Gradient descent is a common optimization function that adjusts weights according to error (the word ‘gradient’ can be thought of as slope). In gradient descent, you’re observing how the ANNs error and a single weight are related to each other to determine which weight will produce the least error. In other words, what value of the weight leads to the correct output?
As an ANNs learns, it adjusts the weights so that it can map a signal to a meaning correctly. This relationship can be modeled by the derivative
which measures the degree in which a slight change in weight causes a slight change in error. Since each weight goes through many transformations, where it passes through many activations and sums over multiple layers, the chain rule can be used to look back through network activations and outputs to arrive at the weight and relationship.
By this process, we can think of ANNs as the process of adjusting models’ weights in response to error until it can’t reduce the error anymore.
Back-propagation and gradient descent are not the same. Back-propagation is the process of deriving the gradient (generalization of the derivative to multivariable functions; local slope of functions that allows you to predict the effect of a small change in any direction), while gradient descent is actively going back and updating the weights.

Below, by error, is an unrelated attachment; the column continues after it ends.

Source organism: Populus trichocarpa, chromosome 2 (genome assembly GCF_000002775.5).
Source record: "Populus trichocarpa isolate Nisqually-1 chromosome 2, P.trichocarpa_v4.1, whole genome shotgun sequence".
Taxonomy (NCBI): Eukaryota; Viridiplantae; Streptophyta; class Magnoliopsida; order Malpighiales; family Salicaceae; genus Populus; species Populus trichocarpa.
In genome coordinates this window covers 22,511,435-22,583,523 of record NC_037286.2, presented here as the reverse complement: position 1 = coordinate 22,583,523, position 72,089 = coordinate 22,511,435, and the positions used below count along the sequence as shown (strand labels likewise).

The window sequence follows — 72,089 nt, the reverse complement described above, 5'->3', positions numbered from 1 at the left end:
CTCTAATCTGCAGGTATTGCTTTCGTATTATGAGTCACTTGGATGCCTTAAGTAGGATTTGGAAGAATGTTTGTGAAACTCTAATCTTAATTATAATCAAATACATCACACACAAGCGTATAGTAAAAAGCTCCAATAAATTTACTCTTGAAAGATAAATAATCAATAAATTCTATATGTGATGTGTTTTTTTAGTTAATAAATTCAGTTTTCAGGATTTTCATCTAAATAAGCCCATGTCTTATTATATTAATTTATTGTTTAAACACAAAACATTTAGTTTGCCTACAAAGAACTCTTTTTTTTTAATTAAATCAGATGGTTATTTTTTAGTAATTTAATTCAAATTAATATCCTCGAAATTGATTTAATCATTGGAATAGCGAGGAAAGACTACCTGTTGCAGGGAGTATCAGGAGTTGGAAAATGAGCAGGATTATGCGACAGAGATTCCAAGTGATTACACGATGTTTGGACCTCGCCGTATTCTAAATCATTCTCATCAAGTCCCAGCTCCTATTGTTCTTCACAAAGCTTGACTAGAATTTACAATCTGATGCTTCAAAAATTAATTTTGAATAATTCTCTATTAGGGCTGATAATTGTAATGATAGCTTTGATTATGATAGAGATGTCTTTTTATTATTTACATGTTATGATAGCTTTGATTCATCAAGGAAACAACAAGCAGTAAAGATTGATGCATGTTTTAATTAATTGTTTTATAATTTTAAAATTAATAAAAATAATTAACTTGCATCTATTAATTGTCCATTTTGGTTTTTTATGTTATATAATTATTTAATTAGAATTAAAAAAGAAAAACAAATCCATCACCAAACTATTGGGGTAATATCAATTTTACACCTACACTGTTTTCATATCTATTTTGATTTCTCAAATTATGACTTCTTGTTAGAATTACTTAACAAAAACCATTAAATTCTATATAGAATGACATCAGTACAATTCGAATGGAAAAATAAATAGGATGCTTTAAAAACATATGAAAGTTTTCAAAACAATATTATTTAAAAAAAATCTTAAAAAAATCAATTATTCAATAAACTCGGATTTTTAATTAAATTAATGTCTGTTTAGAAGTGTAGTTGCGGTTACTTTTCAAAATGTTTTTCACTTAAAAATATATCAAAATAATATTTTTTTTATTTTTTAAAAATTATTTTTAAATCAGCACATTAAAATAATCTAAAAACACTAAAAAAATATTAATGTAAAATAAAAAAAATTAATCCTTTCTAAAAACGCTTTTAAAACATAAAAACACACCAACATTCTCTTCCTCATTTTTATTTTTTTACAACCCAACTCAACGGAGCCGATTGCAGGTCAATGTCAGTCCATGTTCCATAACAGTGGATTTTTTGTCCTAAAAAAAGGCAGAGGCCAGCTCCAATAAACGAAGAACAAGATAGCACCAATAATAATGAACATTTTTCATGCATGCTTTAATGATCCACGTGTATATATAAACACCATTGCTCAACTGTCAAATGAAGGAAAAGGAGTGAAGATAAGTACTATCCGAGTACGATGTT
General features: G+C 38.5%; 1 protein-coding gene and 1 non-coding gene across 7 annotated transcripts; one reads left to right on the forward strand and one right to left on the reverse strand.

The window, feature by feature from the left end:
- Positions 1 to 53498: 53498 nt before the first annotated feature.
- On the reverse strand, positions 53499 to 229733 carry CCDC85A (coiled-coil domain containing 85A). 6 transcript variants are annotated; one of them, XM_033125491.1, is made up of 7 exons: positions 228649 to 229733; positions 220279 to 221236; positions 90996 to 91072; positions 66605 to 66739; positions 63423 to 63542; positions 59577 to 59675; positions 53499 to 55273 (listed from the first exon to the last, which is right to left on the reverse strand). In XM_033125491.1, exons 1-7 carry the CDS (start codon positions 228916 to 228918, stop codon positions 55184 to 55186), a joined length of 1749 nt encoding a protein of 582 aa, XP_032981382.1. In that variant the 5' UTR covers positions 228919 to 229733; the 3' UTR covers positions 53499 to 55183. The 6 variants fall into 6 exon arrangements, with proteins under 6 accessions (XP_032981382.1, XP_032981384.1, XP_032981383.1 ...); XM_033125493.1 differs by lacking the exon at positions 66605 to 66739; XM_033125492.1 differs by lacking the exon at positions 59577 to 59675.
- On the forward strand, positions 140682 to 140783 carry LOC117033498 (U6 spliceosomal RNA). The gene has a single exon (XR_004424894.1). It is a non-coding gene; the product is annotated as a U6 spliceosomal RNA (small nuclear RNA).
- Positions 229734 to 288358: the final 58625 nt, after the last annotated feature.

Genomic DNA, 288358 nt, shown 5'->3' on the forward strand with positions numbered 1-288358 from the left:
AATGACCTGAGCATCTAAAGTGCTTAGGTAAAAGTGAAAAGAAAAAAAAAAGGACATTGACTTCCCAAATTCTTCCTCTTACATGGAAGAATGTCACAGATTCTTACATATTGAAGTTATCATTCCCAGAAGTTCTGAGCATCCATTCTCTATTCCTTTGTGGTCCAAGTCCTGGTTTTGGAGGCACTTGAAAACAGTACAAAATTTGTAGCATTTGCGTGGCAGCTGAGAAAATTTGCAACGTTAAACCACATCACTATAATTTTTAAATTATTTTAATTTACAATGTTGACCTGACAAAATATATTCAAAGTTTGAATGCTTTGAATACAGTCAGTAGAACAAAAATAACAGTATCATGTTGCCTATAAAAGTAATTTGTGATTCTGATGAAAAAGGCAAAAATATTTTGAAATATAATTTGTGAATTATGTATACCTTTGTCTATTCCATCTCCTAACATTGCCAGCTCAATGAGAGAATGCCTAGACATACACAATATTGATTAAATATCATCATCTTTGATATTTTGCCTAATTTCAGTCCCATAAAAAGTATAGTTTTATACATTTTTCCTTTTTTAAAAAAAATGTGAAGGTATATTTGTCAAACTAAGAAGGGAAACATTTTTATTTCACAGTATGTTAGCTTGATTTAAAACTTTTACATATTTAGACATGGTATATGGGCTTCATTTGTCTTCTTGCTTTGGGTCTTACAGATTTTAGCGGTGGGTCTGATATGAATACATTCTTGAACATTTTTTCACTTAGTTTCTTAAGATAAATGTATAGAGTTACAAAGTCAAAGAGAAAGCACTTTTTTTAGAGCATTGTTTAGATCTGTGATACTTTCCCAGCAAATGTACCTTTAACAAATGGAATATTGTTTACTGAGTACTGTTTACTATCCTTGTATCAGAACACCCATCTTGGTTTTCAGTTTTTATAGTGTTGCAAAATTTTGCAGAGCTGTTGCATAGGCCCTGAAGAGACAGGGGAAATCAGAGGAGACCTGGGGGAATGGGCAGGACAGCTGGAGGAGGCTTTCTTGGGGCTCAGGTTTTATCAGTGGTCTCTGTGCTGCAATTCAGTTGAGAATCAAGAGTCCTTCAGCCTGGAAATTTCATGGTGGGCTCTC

Types of Activation Functions
Remember that in an ANN, the input is fed to an input layer, and nodes perform transformations on the inputs using weights and biases. The output of these nodes pass through activation functions before they move onto the next hidden layer.
Many different activation functions exist. Without them, you would only be able to perform linear transformations on each node’s output, which isn’t ideal for trying to model complex, multi-dimensional problems.
Activation functions introduce a non-linearity that allows the model to recognize complex patterns in the data.
The first step is to introduce a threshold-based classifier that determines whether or not a neuron should be activated based on the value from its transformation. If the input to the activation function is greater than the threshold, then the neuron is activated. Otherwise, it isn’t activated and the output isn’t considered for the next hidden layer.